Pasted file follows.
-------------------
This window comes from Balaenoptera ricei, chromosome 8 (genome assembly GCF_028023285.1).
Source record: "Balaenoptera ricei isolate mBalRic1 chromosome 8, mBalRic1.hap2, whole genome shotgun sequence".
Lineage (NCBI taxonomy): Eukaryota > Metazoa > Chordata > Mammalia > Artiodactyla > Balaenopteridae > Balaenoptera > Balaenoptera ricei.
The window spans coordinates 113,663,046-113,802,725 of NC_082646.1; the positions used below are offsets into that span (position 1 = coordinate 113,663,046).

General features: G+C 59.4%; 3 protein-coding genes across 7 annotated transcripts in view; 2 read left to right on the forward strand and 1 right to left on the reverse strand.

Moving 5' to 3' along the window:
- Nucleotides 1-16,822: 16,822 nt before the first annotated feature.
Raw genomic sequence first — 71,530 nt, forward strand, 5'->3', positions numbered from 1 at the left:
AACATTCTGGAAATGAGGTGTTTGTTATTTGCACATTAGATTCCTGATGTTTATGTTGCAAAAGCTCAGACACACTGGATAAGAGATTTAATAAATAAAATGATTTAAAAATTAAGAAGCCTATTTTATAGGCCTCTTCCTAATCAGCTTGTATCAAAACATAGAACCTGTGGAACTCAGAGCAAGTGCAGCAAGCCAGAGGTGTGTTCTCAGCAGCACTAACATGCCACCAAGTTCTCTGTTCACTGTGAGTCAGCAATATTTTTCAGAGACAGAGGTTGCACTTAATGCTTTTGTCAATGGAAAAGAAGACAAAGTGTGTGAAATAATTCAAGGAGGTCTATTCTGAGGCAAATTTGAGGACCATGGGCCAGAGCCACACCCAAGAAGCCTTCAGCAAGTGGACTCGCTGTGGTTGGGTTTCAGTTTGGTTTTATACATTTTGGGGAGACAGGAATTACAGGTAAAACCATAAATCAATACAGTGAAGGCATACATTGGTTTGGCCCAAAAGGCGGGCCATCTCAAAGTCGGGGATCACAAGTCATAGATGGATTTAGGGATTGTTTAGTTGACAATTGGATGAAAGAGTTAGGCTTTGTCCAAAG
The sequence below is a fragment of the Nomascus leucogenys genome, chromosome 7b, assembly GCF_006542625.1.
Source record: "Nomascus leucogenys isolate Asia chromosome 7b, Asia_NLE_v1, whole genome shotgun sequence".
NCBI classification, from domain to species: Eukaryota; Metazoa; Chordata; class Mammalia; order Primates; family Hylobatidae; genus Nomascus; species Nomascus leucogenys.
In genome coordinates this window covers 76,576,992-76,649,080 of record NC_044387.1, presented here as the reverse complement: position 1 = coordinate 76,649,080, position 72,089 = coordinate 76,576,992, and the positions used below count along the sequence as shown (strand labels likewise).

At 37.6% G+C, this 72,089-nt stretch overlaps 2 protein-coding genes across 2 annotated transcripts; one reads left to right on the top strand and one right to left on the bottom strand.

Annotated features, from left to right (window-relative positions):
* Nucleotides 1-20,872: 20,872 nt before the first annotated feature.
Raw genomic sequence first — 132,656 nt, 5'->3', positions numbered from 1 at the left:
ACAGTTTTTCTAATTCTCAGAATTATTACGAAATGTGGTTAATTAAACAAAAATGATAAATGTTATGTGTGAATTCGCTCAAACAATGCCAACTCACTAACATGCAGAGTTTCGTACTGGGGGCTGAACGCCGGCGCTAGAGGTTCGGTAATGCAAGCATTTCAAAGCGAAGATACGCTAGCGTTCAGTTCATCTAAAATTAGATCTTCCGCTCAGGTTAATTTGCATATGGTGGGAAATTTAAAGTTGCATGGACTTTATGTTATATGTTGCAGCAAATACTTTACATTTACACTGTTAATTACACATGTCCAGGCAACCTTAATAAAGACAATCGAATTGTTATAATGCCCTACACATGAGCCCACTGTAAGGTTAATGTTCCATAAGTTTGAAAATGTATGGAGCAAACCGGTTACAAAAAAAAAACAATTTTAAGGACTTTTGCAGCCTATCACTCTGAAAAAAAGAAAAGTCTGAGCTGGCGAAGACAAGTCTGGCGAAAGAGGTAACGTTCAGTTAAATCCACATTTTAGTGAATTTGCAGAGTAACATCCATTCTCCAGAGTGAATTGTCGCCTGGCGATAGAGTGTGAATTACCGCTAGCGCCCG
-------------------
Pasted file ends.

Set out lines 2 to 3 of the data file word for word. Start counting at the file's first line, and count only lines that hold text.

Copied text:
Source record: "Balaenoptera ricei isolate mBalRic1 chromosome 8, mBalRic1.hap2, whole genome shotgun sequence".
Lineage (NCBI taxonomy): Eukaryota > Metazoa > Chordata > Mammalia > Artiodactyla > Balaenopteridae > Balaenoptera > Balaenoptera ricei.